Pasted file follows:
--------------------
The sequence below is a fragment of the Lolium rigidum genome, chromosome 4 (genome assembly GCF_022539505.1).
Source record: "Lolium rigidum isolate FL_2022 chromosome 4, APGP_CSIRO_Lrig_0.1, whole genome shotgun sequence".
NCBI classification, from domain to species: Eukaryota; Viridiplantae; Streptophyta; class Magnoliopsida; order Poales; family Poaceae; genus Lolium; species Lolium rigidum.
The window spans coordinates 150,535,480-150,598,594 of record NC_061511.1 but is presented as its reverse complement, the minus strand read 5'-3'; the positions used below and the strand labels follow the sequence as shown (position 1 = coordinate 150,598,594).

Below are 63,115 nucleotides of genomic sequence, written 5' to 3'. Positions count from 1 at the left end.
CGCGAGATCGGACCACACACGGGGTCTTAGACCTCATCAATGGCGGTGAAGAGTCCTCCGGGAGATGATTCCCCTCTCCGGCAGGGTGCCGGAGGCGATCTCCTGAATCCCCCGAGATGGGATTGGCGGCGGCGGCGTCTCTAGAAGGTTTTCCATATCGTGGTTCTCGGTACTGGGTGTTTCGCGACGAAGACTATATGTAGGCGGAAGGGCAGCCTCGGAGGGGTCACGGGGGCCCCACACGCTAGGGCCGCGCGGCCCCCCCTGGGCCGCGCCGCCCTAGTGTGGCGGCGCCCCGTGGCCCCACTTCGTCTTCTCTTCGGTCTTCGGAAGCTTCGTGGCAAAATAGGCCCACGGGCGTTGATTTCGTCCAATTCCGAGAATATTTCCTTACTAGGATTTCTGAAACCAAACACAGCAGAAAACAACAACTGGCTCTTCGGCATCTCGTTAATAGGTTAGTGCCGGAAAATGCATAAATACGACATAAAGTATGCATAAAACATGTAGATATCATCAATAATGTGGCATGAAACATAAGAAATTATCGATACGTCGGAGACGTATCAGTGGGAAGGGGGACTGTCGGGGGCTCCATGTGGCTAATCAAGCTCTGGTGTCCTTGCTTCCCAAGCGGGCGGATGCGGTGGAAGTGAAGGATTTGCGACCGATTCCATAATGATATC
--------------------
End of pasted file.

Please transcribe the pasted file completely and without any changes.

The sequence below is a fragment of the Lolium rigidum genome, chromosome 4 (genome assembly GCF_022539505.1).
Source record: "Lolium rigidum isolate FL_2022 chromosome 4, APGP_CSIRO_Lrig_0.1, whole genome shotgun sequence".
NCBI classification, from domain to species: Eukaryota; Viridiplantae; Streptophyta; class Magnoliopsida; order Poales; family Poaceae; genus Lolium; species Lolium rigidum.
The window spans coordinates 150,535,480-150,598,594 of record NC_061511.1 but is presented as its reverse complement, the minus strand read 5'-3'; the positions used below and the strand labels follow the sequence as shown (position 1 = coordinate 150,598,594).

Below are 63,115 nucleotides of genomic sequence, written 5' to 3'. Positions count from 1 at the left end.
CGCGAGATCGGACCACACACGGGGTCTTAGACCTCATCAATGGCGGTGAAGAGTCCTCCGGGAGATGATTCCCCTCTCCGGCAGGGTGCCGGAGGCGATCTCCTGAATCCCCCGAGATGGGATTGGCGGCGGCGGCGTCTCTAGAAGGTTTTCCATATCGTGGTTCTCGGTACTGGGTGTTTCGCGACGAAGACTATATGTAGGCGGAAGGGCAGCCTCGGAGGGGTCACGGGGGCCCCACACGCTAGGGCCGCGCGGCCCCCCCTGGGCCGCGCCGCCCTAGTGTGGCGGCGCCCCGTGGCCCCACTTCGTCTTCTCTTCGGTCTTCGGAAGCTTCGTGGCAAAATAGGCCCACGGGCGTTGATTTCGTCCAATTCCGAGAATATTTCCTTACTAGGATTTCTGAAACCAAACACAGCAGAAAACAACAACTGGCTCTTCGGCATCTCGTTAATAGGTTAGTGCCGGAAAATGCATAAATACGACATAAAGTATGCATAAAACATGTAGATATCATCAATAATGTGGCATGAAACATAAGAAATTATCGATACGTCGGAGACGTATCAGTGGGAAGGGGGACTGTCGGGGGCTCCATGTGGCTAATCAAGCTCTGGTGTCCTTGCTTCCCAAGCGGGCGGATGCGGTGGAAGTGAAGGATTTGCGACCGATTCCATAATGATATC